Laboratory Emergency Signage

Laboratory Signage

As a stronger emphasis is being placed on laboratory safety during the permitting process in and around the City of Boston, questions frequently arise regarding the types and locations of signage required within the laboratory space. The following sections highlight the general types of signage required within research and development laboratories from the perspectives of 780 CMR and 527 CMR 1.00.

NFPA 704 Signage

NFPA 704 signage is intended to quickly and clearly communicate chemical hazards to emergency responders. The NFPA 704 placard is a multicolored diamond with numerals to indicate the health, flammability, instability, and special hazards presented by chemicals.

527 CMR requires NFPA 704 signage to be placed on stationary aboveground tanks, stationary aboveground containers, at entrances to locations where hazardous materials are stored, dispensed, used, or handled in quantities requiring a permit, and at other entrances and locations designated by the AHJ (527 CMR

For R&D laboratories, this means NFPA 704 signage is required at all laboratory entry points, including the main laboratory entrance and any entrances to individual rooms within the laboratory space. In addition, NFPA 704 signage is required at any entry points to support spaces where chemical hazards are present (e.g. chemical storage rooms, waste rooms, gas storage rooms etc.).

There are also cases where the AHJ may request additional signage beyond that discussed above. For example, in the case where multiple tenants share a dedicated chemical storage room and have each been allocated a caged area within the room, certain jurisdictions may require tenant-specific NFPA 704 signage to be placed near each tenant’s storage area in addition to signage at the main door to the room.

In all cases, the NFPA 704 signage must accurately reflect the contents of the entire laboratory or storage area served and continued effort must be made to ensure signage is kept current to reflect the hazards present within the space.

Emergency Signage

Signage identifying locations of emergency equipment including fire extinguishers and eye wash/shower stations is intended to make the locations of such equipment easily identifiable for laboratory occupants. For fire extinguishers, NFPA 10 as referenced by 527 CMR requires that signage indicating the presence of an extinguisher be located in close proximity to the extinguisher and visible from the normal path of travel (NFPA 10, For emergency eye wash/shower stations, ANSI Z358.1 as referenced by 527 CMR requires a well-lit sign that is highly visible from within the area served by the emergency eye wash/shower (ANSI Z358.1, 4.5.3 & 5.4.3).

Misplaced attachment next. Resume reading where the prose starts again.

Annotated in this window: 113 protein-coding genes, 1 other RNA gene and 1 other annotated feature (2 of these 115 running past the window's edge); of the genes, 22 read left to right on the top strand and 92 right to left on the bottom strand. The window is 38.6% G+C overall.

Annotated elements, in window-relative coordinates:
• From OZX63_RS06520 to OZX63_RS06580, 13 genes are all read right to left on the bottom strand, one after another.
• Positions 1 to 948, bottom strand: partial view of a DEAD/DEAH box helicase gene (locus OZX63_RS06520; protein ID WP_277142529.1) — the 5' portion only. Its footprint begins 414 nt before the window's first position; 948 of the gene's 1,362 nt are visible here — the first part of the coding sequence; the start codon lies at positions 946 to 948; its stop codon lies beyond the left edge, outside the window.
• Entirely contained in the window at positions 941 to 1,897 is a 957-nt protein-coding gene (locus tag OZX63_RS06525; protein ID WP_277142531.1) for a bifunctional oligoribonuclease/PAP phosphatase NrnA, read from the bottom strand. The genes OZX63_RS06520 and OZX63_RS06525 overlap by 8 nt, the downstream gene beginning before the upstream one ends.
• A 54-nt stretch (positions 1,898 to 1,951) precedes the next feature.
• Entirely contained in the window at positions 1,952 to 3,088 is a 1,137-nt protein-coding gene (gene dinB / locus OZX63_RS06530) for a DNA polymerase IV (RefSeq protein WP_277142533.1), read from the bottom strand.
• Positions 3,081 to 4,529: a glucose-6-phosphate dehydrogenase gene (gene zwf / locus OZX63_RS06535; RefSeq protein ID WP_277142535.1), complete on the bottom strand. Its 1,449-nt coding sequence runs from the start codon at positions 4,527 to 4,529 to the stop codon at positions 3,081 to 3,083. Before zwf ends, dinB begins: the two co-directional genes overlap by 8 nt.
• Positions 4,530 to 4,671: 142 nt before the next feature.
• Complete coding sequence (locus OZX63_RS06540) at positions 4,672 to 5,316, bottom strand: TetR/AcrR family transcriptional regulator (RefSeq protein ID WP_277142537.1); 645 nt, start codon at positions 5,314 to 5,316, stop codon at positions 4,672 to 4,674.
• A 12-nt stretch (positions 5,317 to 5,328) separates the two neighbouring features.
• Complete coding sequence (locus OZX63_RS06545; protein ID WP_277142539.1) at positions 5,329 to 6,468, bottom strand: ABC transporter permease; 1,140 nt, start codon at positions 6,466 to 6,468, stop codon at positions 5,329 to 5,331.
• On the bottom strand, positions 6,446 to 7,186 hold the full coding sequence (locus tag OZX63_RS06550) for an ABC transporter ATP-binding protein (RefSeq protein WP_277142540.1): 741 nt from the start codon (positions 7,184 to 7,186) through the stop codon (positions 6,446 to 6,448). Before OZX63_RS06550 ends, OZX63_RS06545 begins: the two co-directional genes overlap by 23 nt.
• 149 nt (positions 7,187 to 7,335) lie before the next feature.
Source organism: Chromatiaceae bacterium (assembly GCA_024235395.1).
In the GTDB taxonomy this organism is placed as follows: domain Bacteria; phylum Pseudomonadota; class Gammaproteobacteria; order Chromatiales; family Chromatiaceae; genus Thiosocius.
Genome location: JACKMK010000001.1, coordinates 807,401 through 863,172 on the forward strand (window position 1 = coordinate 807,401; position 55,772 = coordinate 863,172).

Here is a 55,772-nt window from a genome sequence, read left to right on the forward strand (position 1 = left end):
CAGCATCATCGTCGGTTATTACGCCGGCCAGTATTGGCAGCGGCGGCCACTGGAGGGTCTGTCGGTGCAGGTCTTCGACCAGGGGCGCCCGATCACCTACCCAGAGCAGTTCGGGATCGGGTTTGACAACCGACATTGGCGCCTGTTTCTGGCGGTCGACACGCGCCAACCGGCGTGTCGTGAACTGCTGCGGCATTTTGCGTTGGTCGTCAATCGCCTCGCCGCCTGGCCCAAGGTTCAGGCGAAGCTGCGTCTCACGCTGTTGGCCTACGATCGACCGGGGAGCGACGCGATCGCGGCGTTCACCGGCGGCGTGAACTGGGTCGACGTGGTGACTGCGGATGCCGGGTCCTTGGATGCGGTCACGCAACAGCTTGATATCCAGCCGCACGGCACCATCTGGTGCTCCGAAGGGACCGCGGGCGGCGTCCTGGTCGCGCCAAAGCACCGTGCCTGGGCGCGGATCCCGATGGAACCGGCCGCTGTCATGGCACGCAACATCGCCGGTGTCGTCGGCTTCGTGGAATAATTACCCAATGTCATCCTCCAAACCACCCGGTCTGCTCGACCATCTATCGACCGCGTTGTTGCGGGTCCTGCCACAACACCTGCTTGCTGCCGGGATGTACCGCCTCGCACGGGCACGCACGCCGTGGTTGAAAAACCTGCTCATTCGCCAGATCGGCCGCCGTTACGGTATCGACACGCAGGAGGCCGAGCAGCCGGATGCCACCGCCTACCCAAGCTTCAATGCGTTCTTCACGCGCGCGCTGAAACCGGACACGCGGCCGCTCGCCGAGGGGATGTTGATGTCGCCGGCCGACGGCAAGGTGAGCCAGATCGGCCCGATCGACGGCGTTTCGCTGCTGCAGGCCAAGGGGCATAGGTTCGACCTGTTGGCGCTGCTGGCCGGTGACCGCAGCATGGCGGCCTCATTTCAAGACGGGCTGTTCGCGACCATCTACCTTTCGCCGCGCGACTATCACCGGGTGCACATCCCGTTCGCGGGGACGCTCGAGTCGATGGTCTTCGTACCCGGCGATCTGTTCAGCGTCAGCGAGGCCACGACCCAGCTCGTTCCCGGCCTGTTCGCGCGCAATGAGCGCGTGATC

Aside from being affixed properly in the location of the extinguisher or eye wash/shower station, the style of signage that is typically recommended for laboratory applications is the projecting type, which extends perpendicularly or in a V-shape off the wall such that it can be viewed from multiple angles. Further, contrasting colors are typically utilized to enhance visibility, such as red and white for fire extinguishers and green and white for safety showers.

Locations of potential obstructions should be considered when locating emergency signage. Fire extinguisher and emergency wash station signage is often easily obstructed by laboratory equipment such as freezers, refrigerators, or glassware storage. Signage locations may therefore need to be adjusted to avoid obstructions and maintain visibility by laboratory personnel.

Spill Kit Signage

Spill kit signage is intended to clearly identify the locations and types of spill kits for laboratory occupants in the event of a chemical or biological spill. Where provided, it is recommended that chemical and biological spill kits be located in separate, distinct locations from one another. Often times they are located in labelled cabinets under lab sinks or in storage adjacent to emergency eye wash/shower stations. Wherever the spill kits are stored, easily identifiable markings are required to be installed to identify the spill kit and denote whether it is for biological or chemical spills.

If you have any questions or would like assistance with fire and life safety code compliance relative to laboratories, please do not hesitate to contact us at

Application of any information provided, for any use, is at the reader’s risk and without liability to Code Red Consultants. Code Red Consultants does not warrant the accuracy of any information contained in this blog as applicable codes and standards change over time. The application, enforcement and interpretation of codes and standards may vary between Authorities Having Jurisdiction and for this reason, registered design professionals should be consulted to determine the appropriate application of codes and standards to a specific scope of work.